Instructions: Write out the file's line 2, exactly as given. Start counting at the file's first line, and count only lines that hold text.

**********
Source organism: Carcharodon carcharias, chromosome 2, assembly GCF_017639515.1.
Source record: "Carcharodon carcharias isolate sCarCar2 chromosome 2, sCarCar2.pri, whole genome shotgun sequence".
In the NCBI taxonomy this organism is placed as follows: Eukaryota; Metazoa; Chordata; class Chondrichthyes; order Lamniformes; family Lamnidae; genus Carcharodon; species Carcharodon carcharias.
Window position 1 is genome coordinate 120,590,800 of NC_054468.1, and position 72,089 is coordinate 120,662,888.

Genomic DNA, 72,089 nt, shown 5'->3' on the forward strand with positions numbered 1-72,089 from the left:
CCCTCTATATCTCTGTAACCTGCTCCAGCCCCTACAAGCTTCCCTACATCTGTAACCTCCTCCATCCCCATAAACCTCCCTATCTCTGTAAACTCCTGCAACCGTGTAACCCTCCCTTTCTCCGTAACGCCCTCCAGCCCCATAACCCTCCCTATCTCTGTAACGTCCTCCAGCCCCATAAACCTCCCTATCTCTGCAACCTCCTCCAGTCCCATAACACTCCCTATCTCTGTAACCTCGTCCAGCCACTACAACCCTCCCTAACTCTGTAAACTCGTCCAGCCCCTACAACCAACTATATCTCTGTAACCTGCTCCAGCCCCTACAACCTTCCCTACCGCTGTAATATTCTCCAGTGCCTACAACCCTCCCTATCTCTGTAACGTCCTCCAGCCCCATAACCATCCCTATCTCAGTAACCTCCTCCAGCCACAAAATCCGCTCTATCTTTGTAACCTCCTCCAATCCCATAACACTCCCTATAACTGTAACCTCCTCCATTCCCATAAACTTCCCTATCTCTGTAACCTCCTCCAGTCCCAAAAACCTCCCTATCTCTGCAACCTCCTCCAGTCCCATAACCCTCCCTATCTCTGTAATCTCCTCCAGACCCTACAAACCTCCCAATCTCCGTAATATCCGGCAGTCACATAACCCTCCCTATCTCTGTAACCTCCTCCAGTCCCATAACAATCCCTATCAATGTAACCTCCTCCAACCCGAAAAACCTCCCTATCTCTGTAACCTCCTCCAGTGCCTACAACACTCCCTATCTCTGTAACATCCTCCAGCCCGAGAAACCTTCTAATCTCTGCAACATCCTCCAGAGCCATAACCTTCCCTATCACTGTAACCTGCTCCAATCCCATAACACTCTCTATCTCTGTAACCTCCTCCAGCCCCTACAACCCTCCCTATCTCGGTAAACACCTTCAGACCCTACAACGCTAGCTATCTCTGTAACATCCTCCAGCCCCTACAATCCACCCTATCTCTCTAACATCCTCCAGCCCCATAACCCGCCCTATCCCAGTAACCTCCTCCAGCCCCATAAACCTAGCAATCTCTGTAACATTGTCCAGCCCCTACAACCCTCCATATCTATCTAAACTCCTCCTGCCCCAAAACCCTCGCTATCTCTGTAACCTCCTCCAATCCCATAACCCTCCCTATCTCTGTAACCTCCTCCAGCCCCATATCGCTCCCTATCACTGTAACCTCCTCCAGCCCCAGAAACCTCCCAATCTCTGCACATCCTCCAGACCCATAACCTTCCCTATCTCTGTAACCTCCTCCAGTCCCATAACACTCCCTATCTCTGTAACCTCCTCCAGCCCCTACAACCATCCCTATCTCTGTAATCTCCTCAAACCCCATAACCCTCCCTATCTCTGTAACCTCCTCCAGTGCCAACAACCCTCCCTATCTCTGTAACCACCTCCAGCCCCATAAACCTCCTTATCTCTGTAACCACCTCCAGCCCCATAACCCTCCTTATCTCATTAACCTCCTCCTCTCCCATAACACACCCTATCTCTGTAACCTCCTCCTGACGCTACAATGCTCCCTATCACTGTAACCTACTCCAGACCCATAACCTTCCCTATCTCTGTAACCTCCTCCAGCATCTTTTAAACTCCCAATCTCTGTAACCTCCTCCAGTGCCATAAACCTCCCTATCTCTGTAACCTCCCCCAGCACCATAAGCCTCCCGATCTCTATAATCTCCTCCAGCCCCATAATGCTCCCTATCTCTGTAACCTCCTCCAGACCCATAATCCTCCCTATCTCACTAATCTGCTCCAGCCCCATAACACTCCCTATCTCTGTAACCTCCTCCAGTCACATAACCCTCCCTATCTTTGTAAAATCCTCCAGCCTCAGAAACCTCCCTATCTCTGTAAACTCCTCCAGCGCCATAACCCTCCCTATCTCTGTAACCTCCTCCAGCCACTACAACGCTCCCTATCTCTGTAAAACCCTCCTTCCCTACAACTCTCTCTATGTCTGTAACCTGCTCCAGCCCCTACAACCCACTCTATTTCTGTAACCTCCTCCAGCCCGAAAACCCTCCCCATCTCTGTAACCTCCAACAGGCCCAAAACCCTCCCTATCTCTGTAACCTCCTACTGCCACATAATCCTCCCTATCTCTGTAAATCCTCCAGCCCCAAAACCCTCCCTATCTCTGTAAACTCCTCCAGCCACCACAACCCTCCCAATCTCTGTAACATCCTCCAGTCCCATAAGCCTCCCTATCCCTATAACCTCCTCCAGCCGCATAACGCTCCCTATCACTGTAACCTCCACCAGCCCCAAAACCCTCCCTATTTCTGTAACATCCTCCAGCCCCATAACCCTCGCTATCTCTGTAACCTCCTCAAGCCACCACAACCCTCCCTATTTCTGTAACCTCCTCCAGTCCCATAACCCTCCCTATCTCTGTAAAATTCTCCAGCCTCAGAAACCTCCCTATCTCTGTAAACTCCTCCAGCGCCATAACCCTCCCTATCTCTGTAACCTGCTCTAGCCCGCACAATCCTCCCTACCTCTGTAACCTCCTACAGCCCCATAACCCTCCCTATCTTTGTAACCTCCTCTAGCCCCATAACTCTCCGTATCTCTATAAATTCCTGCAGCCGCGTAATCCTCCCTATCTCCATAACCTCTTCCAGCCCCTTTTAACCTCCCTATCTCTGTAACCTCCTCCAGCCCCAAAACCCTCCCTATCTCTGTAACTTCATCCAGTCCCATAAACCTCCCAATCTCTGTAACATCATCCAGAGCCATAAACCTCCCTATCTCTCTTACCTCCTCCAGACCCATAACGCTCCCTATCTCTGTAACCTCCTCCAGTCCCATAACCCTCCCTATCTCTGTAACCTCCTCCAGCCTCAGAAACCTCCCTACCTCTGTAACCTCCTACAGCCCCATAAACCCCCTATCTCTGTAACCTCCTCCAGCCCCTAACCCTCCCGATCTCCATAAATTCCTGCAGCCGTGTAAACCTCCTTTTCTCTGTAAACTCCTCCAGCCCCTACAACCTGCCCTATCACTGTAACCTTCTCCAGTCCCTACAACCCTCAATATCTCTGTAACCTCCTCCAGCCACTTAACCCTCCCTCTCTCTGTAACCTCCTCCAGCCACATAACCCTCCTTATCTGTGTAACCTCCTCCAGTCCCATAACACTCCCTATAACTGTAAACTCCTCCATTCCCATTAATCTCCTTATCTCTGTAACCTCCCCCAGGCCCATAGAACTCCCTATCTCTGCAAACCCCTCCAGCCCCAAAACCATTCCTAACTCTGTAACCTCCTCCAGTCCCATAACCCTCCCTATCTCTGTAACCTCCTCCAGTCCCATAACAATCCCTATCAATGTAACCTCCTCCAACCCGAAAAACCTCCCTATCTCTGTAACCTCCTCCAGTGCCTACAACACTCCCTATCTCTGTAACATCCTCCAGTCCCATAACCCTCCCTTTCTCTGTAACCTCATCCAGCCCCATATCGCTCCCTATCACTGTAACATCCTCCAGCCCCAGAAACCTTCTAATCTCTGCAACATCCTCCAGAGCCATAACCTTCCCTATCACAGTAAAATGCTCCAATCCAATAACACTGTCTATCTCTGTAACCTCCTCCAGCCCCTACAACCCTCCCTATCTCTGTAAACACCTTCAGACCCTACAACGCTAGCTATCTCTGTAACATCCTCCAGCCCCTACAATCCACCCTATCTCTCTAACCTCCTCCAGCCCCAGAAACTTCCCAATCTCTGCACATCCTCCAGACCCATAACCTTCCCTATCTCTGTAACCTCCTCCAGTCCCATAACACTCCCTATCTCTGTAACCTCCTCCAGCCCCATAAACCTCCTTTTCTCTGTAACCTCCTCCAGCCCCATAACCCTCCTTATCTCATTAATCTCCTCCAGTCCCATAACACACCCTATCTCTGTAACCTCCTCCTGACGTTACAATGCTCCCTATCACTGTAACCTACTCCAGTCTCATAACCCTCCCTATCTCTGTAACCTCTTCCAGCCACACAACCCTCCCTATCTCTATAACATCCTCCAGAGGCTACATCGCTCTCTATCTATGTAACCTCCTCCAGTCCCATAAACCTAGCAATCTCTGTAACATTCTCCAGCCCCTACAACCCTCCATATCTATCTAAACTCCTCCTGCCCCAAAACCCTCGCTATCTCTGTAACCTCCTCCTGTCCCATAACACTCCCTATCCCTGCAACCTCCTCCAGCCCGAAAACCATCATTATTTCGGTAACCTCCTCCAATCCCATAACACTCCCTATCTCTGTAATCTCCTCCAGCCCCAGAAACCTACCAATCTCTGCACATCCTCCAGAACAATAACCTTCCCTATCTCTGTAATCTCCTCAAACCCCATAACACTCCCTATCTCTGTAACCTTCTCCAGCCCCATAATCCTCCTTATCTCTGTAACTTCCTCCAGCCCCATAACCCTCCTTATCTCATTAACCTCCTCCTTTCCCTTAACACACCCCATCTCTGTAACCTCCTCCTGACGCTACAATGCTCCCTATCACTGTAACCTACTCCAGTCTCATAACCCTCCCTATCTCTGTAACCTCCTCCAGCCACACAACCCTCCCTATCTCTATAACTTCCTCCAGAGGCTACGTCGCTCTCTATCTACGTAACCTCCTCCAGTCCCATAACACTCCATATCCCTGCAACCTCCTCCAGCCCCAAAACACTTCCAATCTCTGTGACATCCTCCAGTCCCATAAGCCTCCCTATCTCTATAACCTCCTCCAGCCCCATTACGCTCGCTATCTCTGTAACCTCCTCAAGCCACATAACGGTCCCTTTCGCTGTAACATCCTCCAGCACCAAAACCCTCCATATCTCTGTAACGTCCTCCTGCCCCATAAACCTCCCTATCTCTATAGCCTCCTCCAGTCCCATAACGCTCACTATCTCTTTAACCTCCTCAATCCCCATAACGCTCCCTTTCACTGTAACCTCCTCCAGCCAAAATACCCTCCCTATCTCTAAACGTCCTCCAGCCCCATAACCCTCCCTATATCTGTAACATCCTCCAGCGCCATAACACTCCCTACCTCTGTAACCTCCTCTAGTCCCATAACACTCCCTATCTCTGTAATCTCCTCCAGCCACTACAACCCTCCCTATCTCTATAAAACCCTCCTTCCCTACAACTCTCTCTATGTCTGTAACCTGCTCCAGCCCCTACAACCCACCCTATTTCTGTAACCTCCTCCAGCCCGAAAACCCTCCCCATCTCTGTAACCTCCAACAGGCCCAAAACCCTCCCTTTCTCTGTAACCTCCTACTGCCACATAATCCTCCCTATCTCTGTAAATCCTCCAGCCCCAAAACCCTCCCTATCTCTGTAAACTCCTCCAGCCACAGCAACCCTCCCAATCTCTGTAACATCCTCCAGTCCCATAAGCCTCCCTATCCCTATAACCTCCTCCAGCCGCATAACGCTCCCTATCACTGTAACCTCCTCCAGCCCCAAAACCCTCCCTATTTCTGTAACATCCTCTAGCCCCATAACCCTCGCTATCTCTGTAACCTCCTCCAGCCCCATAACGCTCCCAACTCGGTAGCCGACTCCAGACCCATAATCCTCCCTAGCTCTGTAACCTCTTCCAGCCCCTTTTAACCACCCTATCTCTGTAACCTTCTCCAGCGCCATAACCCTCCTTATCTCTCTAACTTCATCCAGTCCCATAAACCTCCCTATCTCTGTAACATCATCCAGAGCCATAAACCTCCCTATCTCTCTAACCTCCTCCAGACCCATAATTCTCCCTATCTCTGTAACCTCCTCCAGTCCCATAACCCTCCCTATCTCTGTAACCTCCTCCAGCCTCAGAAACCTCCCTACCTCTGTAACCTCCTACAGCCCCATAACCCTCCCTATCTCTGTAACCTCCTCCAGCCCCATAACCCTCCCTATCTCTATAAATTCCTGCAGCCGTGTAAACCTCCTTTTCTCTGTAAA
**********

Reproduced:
Source record: "Carcharodon carcharias isolate sCarCar2 chromosome 2, sCarCar2.pri, whole genome shotgun sequence".